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What’s an E-Mod & How Does It Affect Workers’ Comp Premiums?

Referred to as an experience modification factor, an experience modifier, or an experience modification rate, an E-Mod plays a significant role in determining your business’s workers’ compensation premium.

How Is Your E-Mod Calculated?

State or national rating bureaus like the NCCI calculate your business’s E-Mod by comparing past workers’ comp claims to similar-sized companies within your industry or related industries. E-Mod calculators typically consider the past three years, noting the frequency and severity of your workers’ comp claims. While more recent claims impact your E-Mod score more, almost every claim factors into the final calculation.

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What Types of Workers’ Comp Claims Help Determine Your E-Mod?

As mentioned above, nearly all workers’ comp claims factor into calculating E-Mod scores; however, certain types of claims play a much smaller role.

Medical-Only Claims

These are claims that either did not lead to missed work time or that the employee(s) could return to work within a short period. Only 30% of the primary and excess portions of individual medical-only claims factor into E-Mod calculation.

High-Cost and Infrequent Injuries

Severe injuries with high associated costs occur much less frequently than other workplace injuries. State rating bureaus recognize this and should typically discount their impact on E-Mod scoring.

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What Are Primary and Excess Losses?

Primary and excess loss are different components of the insurance policy used to determine the overall workers’ comp premium the business pays. Primary loss is the portion of a workers’ comp claim falling within a specific range known as the split point. State regulatory bureaus set the split point; claims below this number are considered primary losses. The amount above the split point is known as excess loss, reflecting the severity. Primary losses weigh heavier in their effect on E-Mod calculation.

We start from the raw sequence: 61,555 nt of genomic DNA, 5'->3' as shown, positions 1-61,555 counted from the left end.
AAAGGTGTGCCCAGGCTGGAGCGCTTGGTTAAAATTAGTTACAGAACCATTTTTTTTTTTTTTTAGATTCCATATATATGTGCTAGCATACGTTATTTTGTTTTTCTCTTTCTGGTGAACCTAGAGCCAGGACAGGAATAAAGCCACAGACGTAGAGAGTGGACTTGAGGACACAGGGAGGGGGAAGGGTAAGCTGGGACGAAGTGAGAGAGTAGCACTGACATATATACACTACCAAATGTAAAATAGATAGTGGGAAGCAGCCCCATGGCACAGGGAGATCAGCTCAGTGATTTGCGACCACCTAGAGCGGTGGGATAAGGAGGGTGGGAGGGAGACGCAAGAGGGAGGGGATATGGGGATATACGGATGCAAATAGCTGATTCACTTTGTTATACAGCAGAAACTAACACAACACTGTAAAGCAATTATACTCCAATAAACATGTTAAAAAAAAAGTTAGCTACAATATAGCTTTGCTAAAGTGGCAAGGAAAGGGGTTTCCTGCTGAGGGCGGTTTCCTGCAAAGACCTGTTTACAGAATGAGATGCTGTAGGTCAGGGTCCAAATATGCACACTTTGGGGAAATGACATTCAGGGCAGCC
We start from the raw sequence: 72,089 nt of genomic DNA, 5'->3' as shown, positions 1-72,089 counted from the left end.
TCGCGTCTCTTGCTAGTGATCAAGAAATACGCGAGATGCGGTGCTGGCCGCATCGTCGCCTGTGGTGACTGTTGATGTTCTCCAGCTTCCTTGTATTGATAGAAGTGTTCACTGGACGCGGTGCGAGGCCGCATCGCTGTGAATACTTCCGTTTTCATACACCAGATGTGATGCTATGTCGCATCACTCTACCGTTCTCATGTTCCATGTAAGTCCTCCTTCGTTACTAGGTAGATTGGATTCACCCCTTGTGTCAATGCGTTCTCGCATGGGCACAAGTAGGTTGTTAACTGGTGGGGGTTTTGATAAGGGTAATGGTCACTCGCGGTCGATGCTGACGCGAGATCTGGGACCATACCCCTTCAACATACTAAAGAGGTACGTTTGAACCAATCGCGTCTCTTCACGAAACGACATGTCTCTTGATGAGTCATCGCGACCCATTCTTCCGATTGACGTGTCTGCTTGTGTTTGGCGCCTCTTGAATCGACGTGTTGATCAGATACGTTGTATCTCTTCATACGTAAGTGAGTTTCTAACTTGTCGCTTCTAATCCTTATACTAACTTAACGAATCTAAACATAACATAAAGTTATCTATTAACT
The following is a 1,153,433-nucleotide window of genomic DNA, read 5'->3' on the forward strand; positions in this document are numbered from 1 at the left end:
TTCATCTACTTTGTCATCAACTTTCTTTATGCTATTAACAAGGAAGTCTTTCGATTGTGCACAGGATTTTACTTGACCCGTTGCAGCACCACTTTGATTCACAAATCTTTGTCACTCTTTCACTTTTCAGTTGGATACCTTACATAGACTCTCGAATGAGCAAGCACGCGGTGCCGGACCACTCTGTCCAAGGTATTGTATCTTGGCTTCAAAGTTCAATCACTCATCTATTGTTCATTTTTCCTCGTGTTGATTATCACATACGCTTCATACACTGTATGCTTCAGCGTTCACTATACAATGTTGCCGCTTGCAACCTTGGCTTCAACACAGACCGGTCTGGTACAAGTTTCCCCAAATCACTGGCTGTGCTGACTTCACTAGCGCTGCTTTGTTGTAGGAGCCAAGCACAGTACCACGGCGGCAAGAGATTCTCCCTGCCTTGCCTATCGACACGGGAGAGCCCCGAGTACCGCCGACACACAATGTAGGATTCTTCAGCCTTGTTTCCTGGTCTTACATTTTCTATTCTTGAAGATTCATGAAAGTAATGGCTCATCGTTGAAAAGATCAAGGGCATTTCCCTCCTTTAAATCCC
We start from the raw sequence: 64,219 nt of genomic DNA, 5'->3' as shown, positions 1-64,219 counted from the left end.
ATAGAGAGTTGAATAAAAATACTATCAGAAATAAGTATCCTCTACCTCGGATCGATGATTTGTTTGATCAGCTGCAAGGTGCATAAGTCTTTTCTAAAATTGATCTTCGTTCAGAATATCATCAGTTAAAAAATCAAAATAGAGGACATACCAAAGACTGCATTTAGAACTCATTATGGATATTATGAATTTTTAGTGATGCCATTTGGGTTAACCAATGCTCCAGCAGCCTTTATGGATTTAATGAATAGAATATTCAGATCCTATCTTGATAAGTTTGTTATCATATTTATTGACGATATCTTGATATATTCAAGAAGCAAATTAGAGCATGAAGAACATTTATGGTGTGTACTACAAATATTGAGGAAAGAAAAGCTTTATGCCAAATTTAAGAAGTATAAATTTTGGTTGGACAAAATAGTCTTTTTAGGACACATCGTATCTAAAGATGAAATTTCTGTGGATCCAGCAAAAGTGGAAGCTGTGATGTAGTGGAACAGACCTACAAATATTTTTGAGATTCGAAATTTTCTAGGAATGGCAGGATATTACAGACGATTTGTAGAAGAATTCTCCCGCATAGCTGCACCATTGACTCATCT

What Is Considered a Good E-Mod Score?

All businesses are initially assigned a baseline E-Mod score of 1.0, considered the industry average. Therefore, businesses with a 1.10 E-Mod should have a workers’ comp claims history 10% higher than the industry average. Employers with a 1.10 E-Mod will also pay 10% more in workers’ comp insurance premiums.

While no specific number is defined as a good E-Mod score, many businesses consider any number below the 1.0 industry average satisfactory. However, CompWize can help any employer with an E-Mod higher than 0.7.

How Much Money Can CompWize Save My Business?

With the ability to analyze over six years of your workers’ comp data, CompWize can help you recover any premium overcharges that occurred within that time. E-Mod miscalculations are all too common, and our team specializes in rectifying past and present E-Mod ratings, getting back the money that should never have been taken in the first place.

Contact us today to learn more!

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